IEEE Mistake Exposes Tens of Thousands of Member Names and Passwords
September 26, 2012 9:12 AM
comment(s) - last by
No public acknowledgment of the leak offered
The Institute of Electrical and Electronics Engineers (IEEE) reportedly made a massive mistake that left nearly 100,000 usernames and passwords of members of the organization exposed on a public server. A plain text list of username and password combinations was publicly available on a FTP server for over a month before being discovered. The plain text list was discovered last week by teaching assistant in the computer science department at the University of Copenhagen.
Considering the huge number of technology experts who are members of the IEEE and who work for the organization, this is a massive and hugely embarrassing security fault. The usernames and passwords of members weren't the only pieces of information exposed on the publicly accessible FTP site. In addition, over 100 GB of Web server log files from ieee.org and spectrum.ieee.org were publicly available because server administrators hadn't set access controls.
Those logs reportedly showed 376 million HTTP requests and 411,308 of those included both usernames and passwords.
reports that most of the compromised accounts belonged to employees at Apple, Google, IBM, Oracle, and Samsung. However, some of the user names and passwords exposed also belong to researchers from NASA, Stanford University, and other universities and organizations.
reports that the IEEE has yet to publicly admit the data was leaked and hasn't been returning calls for comment. Teaching assistant Radu Dragusin said, "One simple and stupid mistake: public access to logs. The other, more troublesome, keeping passwords in plain text, which seems to be more on how they architect their login system." He also noted that, "While the first issue [log files] is clearly solved, I doubt the second is."
This article is over a month old, voting and posting comments is disabled
9/26/2012 2:29:56 PM
Let’s all go back to paper and pen and save everything in fireproof cabinets and briefcases with combination locks only known to 3 people at a time.
9/26/2012 2:43:35 PM
meh. It sickens me that large organizations have such poor security.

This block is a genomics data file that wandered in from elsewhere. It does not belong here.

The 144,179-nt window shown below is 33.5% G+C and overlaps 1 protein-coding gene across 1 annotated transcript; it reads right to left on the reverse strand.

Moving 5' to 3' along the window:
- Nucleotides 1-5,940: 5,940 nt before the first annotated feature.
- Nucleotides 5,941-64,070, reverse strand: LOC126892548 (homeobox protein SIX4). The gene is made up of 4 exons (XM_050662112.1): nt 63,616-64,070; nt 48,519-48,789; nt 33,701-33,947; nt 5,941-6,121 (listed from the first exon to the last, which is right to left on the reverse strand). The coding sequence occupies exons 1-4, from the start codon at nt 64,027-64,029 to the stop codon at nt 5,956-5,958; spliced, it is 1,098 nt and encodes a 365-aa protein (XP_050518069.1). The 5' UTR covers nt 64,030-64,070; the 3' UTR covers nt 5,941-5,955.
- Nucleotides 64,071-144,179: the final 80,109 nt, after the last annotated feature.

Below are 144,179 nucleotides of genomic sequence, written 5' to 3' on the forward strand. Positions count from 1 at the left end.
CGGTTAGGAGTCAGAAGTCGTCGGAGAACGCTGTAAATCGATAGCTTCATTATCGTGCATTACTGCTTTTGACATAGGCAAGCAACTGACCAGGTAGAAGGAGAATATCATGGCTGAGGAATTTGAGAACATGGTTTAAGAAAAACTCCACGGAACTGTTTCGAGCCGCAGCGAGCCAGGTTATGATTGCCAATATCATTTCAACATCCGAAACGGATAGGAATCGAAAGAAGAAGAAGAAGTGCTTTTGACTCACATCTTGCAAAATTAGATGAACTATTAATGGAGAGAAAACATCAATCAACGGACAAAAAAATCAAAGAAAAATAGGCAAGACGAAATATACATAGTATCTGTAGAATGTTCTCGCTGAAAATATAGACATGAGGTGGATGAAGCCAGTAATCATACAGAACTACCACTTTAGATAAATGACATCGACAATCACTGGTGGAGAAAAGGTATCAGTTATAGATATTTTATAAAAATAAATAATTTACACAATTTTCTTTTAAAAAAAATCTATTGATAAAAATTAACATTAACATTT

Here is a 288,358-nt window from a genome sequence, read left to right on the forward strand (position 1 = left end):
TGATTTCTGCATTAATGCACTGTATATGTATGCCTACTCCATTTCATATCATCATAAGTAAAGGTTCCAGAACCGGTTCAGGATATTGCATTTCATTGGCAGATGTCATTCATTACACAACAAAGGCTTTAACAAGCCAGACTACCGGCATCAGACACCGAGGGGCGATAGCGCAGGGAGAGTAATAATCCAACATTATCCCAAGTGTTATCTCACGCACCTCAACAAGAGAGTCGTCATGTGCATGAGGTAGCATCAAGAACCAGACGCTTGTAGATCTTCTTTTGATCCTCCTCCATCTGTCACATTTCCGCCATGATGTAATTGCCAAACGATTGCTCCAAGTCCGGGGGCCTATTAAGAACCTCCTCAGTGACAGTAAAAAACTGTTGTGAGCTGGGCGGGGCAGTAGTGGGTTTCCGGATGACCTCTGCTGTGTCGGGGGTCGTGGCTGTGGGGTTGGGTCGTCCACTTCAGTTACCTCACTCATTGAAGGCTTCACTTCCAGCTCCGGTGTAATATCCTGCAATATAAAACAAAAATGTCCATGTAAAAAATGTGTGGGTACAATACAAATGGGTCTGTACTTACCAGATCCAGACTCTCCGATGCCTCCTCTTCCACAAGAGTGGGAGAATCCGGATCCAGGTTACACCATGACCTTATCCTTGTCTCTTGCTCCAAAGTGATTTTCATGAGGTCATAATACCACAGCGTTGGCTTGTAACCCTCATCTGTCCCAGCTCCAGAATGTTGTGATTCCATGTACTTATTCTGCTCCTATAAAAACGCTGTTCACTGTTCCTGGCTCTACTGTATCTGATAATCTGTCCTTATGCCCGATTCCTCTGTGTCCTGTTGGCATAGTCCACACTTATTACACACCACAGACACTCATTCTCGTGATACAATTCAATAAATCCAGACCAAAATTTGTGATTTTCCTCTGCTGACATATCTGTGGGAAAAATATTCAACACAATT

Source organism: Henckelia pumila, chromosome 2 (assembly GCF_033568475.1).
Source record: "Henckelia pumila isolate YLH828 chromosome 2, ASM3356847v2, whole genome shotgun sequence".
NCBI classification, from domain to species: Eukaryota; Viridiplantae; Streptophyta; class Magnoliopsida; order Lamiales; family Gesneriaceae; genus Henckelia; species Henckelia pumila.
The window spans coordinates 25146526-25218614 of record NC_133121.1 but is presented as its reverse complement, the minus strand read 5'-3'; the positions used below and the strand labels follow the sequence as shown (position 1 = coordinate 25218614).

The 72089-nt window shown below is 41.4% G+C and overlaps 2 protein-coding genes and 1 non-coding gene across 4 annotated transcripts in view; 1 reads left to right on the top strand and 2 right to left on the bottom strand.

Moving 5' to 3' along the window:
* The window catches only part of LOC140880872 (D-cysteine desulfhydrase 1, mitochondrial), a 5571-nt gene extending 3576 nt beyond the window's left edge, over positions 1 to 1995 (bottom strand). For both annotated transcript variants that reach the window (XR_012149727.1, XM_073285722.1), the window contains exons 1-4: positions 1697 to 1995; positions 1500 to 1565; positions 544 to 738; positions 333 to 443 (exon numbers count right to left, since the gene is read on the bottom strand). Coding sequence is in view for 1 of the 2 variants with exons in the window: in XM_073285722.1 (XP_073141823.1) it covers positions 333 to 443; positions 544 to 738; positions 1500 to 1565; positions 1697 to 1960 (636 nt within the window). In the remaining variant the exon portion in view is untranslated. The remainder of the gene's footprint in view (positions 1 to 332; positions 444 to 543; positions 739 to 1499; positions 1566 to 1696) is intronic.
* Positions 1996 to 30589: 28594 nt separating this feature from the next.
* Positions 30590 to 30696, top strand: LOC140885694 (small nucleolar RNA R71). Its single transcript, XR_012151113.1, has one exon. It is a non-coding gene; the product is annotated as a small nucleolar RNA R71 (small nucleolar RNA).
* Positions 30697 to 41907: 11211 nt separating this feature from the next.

"There's no chance that the iPhone is going to get any significant market share. No chance." -- Microsoft CEO Steve Ballmer
WebOS Class Action Settlement Costs HP $57 Million
April 1, 2014, 10:22 AM
IBM Workers Strike Over Terms of Deal That Will Have Them Working for Lenovo
March 6, 2014, 9:29 AM
Google Picking Up Artificial Intelligence Company "DeepMind" for $400 Million
January 27, 2014, 9:25 AM
Quick Note: Qualcomm Grabs up Palm, IPAQ, and Bitfone Patent Portfolio from HP
January 24, 2014, 9:18 AM
Verizon Buys Intel Media OnCue Cloud TV assets
January 21, 2014, 10:26 AM
Google's First Asian Data Centers Now Operational
December 11, 2013, 8:50 AM
Most Popular Articles
Cities to Carpoolers: Sharing Your Car is Illegal, We Will Seize Your Cars
April 4, 2014, 9:17 PM
A-10 Warthog May Live to Fight Another Day with Support from Lawmakers
April 14, 2014, 9:41 AM
EFF: NSA May Have Used IRC Botnets to Exploit Heartbleed for Last Two Years
April 14, 2014, 4:43 PM
Quick Note: Toyota Attempts to Erase “Boring” Image with ’15 Camry SE Hybrid
April 16, 2014, 11:36 AM
A Bug's Life: Female Cave Bugs Have Penises, Penetrate Males for Three Days
April 17, 2014, 7:20 PM
Latest Blog Posts
Facebook Aims to Provide Internet to "Every Person in the World" with Drones, Satellites
Apr 1, 2014, 10:20 AM
Retail Mobile Sites Experience Outages in Light of Simplexity's Bankruptcy
Mar 14, 2014, 8:48 AM
Tesla vs. BMW: Who Has the Safer EV?
Feb 1, 2014, 2:56 PM
Justice Leaks Details of Next HTC One Two Flagship Phone
Dec 5, 2013, 4:04 PM
Global Cyber Espionage Concerns Reveal Growing Cyber Armies
Nov 29, 2013, 11:04 AM
More Blog Posts
Copyright 2014 DailyTech LLC. -
Terms, Conditions & Privacy Information